20. It is settled law that election petition proceedings are technical and special proceedings. The Supreme Court of India has explained the legal position in that regard in paragraph-8 of its judgment in the case of Ram Sukh (supra), which reads as follows:
“8. Before examining the merits of the issues raised on behalf of the election petitioner with reference to the relevant statutory provisions, it would be appropriate to bear in mind the observations of this Court in Jagan Nath v. Jaswant Singh. Speaking for the Constitution Bench, Mehr Chand Mahajan, C.J., had said that the statutory requirement of election law must be strictly observed and that the election contest is not an action at law or a suit in equity, but is purely a statutory proceeding unknown to the common law and that the Court possesses no common law power. It is also well settled that the success of a candidate who has won at an election should not be lightly interfered with and any petition seeking such interference must strictly conform to the requirements of the law. Nevertheless, it is also to be borne in mind that one of the essentials of the election law is to safeguard the purity of the election process and, therefore, the courts must zealously ensure that people do not get elected by flagrant breaches of that law or by indulging in corrupt practices, as enumerated in the Act.”
21. In Dhartipakar Madan Lal Agarwal’case (supra) Hon’ble Supreme Court observed in paragraph-14 as under:-
“Before we consider various paragraphs of the election petition to determine the correctness of the High Court order we think it necessary to bear in mind the nature of the right to elect, the right to be elected and the right to dispute election and the trial of the election petition. Right to contest election or to question the election by means of an election petition is neither common law nor fundamental right instead it is a statutory right regulated by the statutory provisions of the Representation of the People Act, 195 1. There is no fundamental or common law right in these mat- ters. This is well-settled by catena of decisions of this Court in N.P. Ponnuswami vs. Returning Officer,  1 SCR 2 18; Jagan Nath v. Jaswant Singh, AIR 1954 SC 210 and Jyoti Basu v. Debi Ghosal,  3 SCR 318. These decisions have settled the legal position that outside the statutory provi- sions there is no right to dispute an election. The Representation of the People Act is a complete and self contained code within which any rights claimed in relation to an election or an election dispute must be found. The provisions of the Civil Procedure Code are applicable to the extent as permissible by Section 87 of the Act. The scheme of the Act as noticed earlier would show that an election can be questioned under the statute as provided by Section 80 on the grounds as contained in Section 100 of the Act. Section 83 lays down a mandatory provision in providing that an election petition shall contain a concise statement of material facts and set forth full particulars of corrupt practice. The pleadings are regulated by Section 83 and it makes it obligatory on the election petitioner to give the requisite facts, details and particulars of each corrupt practice with exactitude. If the election petition fails to make out a ground under Section 100 of the Act it must fail at the threshold. Allegations of corrupt practice are in the nature of criminal charges, it is necessary that there should be no vagueness in the allegations so that the re- turned candidate may know the case he has to meet. If the allegations are vague and general and the particulars of corrupt practice are not stated in the pleadings, the trial of the election petition cannot proceed for want of cause of action. The emphasis of law is to avoid a fishing and roving inquiry. It is therefore necessary for the Court to scrutinise the pleadings relating to corrupt practice in a strict manner.”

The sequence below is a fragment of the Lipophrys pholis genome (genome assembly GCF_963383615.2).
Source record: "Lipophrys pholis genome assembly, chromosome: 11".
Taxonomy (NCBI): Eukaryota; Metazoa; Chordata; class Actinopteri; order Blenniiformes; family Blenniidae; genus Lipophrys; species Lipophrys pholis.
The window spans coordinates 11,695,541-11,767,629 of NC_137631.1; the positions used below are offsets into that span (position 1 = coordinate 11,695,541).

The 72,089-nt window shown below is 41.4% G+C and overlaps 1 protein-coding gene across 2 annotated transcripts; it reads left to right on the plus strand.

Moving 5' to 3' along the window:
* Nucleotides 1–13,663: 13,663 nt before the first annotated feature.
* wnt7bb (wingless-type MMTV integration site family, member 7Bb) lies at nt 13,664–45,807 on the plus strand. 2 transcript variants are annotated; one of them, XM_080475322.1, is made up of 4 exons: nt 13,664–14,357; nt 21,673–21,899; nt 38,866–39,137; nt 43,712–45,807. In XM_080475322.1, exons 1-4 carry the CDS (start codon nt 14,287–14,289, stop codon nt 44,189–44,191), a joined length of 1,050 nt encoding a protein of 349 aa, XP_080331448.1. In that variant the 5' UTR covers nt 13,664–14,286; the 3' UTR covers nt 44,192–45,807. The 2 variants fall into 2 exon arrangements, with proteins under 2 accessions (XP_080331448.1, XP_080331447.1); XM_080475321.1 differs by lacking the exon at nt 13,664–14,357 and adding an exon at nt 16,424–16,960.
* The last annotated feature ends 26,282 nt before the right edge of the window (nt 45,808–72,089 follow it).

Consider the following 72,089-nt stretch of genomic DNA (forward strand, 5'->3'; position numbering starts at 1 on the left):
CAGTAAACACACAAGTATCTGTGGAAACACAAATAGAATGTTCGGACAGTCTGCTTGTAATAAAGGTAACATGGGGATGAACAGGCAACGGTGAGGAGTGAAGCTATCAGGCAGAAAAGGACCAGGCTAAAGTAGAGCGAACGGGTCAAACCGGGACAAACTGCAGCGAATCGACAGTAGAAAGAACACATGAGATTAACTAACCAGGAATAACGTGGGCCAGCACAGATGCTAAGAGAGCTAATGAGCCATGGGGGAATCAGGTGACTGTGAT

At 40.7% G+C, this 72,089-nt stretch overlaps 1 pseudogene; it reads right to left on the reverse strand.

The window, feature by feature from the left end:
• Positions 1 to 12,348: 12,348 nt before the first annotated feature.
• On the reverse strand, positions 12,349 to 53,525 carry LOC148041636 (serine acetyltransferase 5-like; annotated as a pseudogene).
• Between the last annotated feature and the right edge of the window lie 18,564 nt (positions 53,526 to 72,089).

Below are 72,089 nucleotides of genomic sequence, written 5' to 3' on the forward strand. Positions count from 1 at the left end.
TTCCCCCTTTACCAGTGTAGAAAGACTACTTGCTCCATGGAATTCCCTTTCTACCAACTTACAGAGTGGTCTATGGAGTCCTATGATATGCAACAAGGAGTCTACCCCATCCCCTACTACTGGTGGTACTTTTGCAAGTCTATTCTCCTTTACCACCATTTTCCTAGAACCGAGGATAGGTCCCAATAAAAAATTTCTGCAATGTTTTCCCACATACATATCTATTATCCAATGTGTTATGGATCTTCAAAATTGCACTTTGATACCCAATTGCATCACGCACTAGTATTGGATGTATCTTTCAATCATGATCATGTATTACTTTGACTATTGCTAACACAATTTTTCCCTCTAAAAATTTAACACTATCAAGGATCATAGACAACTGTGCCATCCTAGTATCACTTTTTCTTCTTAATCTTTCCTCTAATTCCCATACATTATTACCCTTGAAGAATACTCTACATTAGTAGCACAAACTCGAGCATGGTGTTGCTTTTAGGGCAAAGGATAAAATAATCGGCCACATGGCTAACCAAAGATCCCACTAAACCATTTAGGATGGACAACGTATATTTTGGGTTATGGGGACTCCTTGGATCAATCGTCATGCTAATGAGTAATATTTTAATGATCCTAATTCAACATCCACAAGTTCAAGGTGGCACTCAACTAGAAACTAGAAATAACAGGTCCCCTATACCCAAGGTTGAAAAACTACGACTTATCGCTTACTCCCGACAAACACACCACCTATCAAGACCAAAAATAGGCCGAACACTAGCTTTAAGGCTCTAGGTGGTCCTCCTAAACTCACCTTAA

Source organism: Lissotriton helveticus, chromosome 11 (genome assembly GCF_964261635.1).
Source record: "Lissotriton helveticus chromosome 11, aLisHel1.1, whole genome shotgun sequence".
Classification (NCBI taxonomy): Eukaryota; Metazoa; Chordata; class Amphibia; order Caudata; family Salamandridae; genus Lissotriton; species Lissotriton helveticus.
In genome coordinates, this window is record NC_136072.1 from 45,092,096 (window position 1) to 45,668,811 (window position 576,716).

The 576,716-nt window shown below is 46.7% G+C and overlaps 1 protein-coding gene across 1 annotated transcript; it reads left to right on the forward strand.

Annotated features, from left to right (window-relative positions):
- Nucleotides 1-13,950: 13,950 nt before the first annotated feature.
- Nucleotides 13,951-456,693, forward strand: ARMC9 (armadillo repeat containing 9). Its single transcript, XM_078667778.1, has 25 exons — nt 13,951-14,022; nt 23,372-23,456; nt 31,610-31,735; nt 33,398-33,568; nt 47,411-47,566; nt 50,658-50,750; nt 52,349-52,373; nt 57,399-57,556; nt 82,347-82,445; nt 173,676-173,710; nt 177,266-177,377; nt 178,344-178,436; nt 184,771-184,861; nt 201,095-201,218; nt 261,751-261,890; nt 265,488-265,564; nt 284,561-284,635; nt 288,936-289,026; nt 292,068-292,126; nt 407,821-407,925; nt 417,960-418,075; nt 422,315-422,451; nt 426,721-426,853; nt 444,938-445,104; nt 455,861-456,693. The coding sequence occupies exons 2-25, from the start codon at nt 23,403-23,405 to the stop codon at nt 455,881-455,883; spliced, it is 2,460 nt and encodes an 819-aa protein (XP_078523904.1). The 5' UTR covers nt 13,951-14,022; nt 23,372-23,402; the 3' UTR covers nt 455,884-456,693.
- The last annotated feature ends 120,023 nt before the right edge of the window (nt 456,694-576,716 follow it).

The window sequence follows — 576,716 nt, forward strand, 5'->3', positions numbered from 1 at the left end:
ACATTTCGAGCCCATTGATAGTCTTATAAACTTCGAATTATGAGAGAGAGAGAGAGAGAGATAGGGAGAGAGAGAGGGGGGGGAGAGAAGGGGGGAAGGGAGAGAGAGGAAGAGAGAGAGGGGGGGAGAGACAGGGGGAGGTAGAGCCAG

22. In Jeet Mohinder Singh’s case (supra) Hon’ble Supreme Court observed that the appellant in the said case filed replication to the written statement filed by the respondent. It is in the replication that the appellant has come out with an averment that some amongst the electors, who were threatened by Shri Sangram Singh, SHO were Jagseer Singh (not examined), Dharminder Singh, PW 13, Jawsant Singh (not examined), Jagraj Singh (not examined), and Mander Singh (not examined). Here itself, we may observe that material facts and particulars as to commission of corrupt practice are required to be given in the election petition and not in the replication filed much after the expiry of period of limitation for filing election petition. The material facts and particulars alleged for the first time in the replication and not forming part of averments made in the election petition cannot be tried and cannot be made subject matter of issues framed by the Court. The learned Designated Election Judge has taken care to frame the issues only by reference to the averments made in the election petition and not by referring to the averments made for the first time in the replication. Firstly, the respondent does not have an opportunity of denying the averments-whether facts or particulars, introduced for the first time in replication. Secondly, as already stated, material facts and particulars as to corrupt practice are required to be supported by an affidavit in the prescribed proforma. The replication is not supported by any affidavit in the prescribed proforma.